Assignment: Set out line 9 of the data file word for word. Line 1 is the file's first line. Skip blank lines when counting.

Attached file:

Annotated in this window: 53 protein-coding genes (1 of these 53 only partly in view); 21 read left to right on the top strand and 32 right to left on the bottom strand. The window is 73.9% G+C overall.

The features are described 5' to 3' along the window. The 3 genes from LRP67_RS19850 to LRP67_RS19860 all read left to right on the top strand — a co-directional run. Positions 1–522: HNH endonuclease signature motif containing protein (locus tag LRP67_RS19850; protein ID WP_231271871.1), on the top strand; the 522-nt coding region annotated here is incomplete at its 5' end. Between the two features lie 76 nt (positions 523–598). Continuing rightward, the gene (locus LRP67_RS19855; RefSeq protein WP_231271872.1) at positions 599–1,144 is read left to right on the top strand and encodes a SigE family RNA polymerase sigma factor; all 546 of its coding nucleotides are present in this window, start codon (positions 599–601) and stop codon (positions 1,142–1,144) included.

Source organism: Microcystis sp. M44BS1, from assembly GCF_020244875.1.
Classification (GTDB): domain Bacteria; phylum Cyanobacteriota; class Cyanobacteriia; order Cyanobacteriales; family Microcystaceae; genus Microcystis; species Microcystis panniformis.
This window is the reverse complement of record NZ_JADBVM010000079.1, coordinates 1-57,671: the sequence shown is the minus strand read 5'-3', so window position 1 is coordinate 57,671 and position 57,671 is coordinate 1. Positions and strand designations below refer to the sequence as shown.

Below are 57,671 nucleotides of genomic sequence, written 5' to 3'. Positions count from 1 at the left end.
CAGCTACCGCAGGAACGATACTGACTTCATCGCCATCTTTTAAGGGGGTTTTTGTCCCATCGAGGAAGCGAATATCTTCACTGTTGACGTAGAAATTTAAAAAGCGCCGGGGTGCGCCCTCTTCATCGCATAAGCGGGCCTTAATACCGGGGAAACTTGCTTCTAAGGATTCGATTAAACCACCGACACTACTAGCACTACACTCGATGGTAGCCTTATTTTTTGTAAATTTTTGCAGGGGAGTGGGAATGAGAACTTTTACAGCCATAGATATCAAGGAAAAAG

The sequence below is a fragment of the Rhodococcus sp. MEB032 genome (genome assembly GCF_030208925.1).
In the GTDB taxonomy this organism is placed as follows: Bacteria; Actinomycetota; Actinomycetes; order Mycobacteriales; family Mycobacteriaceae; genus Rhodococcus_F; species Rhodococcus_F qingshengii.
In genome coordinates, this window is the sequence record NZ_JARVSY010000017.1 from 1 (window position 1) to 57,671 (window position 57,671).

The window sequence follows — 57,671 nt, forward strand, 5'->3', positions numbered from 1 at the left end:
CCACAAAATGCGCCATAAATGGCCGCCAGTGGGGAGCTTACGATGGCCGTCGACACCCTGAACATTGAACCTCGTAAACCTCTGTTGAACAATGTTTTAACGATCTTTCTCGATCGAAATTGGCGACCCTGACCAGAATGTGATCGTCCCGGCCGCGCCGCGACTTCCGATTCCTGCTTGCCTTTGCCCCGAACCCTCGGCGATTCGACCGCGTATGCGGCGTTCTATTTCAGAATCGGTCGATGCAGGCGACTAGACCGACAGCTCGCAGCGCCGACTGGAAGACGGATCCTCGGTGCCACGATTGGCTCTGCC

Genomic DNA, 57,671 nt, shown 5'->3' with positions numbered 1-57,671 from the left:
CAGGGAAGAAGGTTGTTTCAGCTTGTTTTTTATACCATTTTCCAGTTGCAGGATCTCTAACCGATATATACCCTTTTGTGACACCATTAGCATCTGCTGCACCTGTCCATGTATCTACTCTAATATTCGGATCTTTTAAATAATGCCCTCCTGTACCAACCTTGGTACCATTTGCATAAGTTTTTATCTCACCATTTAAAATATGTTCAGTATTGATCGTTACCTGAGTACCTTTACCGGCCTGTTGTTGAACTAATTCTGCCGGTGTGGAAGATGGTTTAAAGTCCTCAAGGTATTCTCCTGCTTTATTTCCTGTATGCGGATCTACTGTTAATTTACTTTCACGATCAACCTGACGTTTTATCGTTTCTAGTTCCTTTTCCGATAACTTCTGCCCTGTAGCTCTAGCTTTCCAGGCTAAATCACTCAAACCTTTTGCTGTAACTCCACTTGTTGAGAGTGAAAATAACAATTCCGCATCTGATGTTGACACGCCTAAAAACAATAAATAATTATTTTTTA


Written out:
In the GTDB taxonomy this organism is placed as follows: Bacteria; Actinomycetota; Actinomycetes; order Mycobacteriales; family Mycobacteriaceae; genus Rhodococcus_F; species Rhodococcus_F qingshengii.